The Origins of Evolutionary Research in Jena

<p>This is Charles Darwin's first sketch of an evolutionary tree of life (circa 1837), taken from his first notebook on transmutation of species, which is viewable at the Museum of Natural History in Manhattan, New York City.</p> Zoom Image

This is Charles Darwin's first sketch of an evolutionary tree of life (circa 1837), taken from his first notebook on transmutation of species, which is viewable at the Museum of Natural History in Manhattan, New York City.

By summer 1837 at the latest Charles Darwin believed in the common ancestry of different species, their gradual development by splitting and continuous modification. At this time he sketched his world-famous „Tree of life“ in one of his notebooks with a few strokes, regarded as the first attempt to depict the phylogenetic development of species. In 1858 he presented his  “Evolutionary Theory“ at the Linnean Society of London and published his thoughts in his book “The origin of species”.

In Germany the origins of evolutionary theory and research are closely connected with Ernst Haeckel (1834-1919). Ernst Haeckel first studied medicine and received his qualification as a doctor in 1858. From an early age, however he had been more interested in the natural sciences, at first in botany and from the 1850s also in zoology.

In 1860 Ernst Haeckel read Darwin´s book about the origin of species in its 1st German translation and adopted the theory. He dedicated a large part of his scientific research to its dissemination and further development, and would become the starting point of his worldview. In 1861 Ernst Haeckel came to Jena. In his work about the radiolaria, published in 1862, he clearly espouses Darwin´s evolutionary theory.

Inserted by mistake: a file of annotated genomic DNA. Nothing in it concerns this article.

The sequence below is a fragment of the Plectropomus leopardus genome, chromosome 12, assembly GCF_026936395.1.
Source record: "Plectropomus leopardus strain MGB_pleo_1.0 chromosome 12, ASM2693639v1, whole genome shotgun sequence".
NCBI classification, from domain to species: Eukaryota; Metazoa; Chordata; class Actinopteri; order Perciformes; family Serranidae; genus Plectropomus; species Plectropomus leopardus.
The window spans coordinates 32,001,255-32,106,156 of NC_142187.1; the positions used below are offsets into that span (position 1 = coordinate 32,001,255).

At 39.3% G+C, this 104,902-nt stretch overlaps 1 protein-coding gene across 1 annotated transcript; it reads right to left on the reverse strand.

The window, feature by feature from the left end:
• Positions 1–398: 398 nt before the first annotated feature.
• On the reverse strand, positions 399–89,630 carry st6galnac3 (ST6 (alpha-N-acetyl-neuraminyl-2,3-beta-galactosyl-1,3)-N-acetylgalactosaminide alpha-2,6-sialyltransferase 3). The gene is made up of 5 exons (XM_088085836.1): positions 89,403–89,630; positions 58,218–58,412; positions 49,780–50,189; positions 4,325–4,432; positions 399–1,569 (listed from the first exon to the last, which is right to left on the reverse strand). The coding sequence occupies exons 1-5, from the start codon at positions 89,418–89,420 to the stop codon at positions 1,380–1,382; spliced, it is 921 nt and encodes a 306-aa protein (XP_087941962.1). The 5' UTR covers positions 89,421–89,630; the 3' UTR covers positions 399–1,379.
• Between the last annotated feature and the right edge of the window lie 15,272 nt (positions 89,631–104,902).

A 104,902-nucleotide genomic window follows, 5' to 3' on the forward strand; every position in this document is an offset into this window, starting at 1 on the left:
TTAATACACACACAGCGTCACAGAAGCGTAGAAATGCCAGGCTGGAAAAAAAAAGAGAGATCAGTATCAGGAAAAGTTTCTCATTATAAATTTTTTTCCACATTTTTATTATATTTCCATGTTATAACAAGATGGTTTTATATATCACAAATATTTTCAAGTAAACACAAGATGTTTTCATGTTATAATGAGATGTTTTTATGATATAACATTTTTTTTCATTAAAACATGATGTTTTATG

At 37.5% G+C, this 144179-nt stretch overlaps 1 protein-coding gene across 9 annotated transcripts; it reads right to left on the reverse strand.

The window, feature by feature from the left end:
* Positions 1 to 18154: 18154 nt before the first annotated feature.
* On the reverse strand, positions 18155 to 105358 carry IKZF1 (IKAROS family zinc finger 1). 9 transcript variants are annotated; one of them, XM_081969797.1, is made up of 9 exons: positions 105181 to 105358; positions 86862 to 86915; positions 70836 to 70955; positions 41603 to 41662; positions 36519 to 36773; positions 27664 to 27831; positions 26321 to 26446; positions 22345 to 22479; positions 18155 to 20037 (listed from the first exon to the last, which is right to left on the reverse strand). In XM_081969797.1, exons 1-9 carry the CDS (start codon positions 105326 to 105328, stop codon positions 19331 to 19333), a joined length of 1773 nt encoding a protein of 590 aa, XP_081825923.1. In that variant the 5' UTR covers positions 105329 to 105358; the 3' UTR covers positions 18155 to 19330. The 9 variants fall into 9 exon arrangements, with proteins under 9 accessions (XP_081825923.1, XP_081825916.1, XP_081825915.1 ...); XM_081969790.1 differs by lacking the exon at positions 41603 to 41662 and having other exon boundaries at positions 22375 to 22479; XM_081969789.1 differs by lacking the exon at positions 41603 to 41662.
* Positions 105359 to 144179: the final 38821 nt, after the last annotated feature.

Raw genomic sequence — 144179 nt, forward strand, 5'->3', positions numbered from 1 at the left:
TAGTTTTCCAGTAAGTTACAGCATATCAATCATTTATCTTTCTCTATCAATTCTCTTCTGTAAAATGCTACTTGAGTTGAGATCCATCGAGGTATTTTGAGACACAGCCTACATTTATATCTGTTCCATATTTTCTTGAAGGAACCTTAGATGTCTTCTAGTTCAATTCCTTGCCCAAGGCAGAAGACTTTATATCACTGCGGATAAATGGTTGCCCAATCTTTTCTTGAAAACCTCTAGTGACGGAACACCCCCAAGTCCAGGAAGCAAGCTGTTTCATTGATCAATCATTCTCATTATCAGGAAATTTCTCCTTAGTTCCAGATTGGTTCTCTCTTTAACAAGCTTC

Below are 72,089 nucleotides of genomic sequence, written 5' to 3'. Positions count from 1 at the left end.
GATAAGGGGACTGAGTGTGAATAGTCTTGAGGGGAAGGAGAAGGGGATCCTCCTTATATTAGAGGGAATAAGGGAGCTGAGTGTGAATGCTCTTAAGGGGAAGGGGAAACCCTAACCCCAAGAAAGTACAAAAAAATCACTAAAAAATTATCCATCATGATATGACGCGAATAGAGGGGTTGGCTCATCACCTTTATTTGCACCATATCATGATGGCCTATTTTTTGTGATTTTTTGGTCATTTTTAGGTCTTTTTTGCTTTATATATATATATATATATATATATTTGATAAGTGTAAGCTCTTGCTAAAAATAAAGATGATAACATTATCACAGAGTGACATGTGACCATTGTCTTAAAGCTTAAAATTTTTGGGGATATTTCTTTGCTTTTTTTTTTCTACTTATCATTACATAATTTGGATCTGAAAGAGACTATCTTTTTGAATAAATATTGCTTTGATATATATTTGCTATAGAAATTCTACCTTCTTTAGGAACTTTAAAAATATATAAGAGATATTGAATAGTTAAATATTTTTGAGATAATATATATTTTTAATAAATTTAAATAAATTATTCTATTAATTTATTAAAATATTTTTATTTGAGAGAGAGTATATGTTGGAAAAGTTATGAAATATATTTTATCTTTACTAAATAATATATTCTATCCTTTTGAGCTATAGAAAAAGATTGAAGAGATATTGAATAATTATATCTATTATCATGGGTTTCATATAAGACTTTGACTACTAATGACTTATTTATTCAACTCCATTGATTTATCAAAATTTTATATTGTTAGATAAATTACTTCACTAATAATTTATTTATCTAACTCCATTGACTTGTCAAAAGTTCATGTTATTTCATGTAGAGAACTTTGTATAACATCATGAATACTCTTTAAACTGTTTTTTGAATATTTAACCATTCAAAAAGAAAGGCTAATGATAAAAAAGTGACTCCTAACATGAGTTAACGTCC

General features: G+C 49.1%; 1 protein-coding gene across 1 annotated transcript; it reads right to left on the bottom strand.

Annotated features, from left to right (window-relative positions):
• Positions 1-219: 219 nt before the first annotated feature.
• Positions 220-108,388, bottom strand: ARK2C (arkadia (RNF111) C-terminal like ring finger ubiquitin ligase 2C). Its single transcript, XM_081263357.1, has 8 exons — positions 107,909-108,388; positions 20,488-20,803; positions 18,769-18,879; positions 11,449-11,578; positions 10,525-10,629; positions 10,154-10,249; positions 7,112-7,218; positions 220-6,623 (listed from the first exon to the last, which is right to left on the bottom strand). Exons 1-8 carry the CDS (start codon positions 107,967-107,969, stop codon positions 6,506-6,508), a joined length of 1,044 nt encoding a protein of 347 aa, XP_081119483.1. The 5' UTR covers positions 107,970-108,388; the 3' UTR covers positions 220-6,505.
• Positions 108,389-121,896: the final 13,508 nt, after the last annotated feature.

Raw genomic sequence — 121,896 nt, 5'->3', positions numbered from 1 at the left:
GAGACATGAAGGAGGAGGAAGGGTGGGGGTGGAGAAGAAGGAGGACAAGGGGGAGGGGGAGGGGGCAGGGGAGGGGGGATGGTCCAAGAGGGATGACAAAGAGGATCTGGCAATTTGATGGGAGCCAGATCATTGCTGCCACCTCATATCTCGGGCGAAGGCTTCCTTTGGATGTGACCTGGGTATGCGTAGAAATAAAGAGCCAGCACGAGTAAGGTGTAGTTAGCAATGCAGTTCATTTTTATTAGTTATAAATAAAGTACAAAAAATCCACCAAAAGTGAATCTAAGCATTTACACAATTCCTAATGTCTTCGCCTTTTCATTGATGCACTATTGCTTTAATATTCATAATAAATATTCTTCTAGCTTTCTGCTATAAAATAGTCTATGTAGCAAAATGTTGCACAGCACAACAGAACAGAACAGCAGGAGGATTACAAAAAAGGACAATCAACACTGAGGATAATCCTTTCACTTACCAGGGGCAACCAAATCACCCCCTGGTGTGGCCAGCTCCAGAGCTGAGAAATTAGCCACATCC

<em>Ernst Haeckel, Age 26</em> Zoom Image
Ernst Haeckel, Age 26

When Haeckel came to Jena, many natural scientists were biding their time or were vehemently opposed to Darwin´s theory. But he also met researchers, who were open towards his theory or who had already engaged in the recognition and recording of evolutionary processes.

Carl Gegenbaur, professor for anatomy and zoology from Jena and Haeckel´s friend and sponsor is today considered as one of the fathers of evolutionary morphology and the most famous vertebrate morphologist of the 19th century. Gegenbauer´s standard work „Main features of comparative anatomy“ (1859), where he identified structural similarities between different animals as evidence for their evolutionary development, was written in Jena.

Matthias Jacob Schleiden (around 1855) Zoom Image
Matthias Jacob Schleiden (around 1855)

Darwin´s theory also fell on fertile ground for Matthias Jacob Schleiden. Schleiden had been in Jena since 1839 and had been director of the Botanical Garden since 1850. In biology he became famous as co-founder of cell theory. Schleiden was among the first German botanists who accepted Darwin´s evolutionary theory. He had also long been interested in anthropology. Already in 1862 he had adapted Darwin´s evolutionary theory for his anthropology lectures and used it as starting point for his argumentation.  He was also one of the first to consider the cultural development of mankind as a reflection of its biological evolution.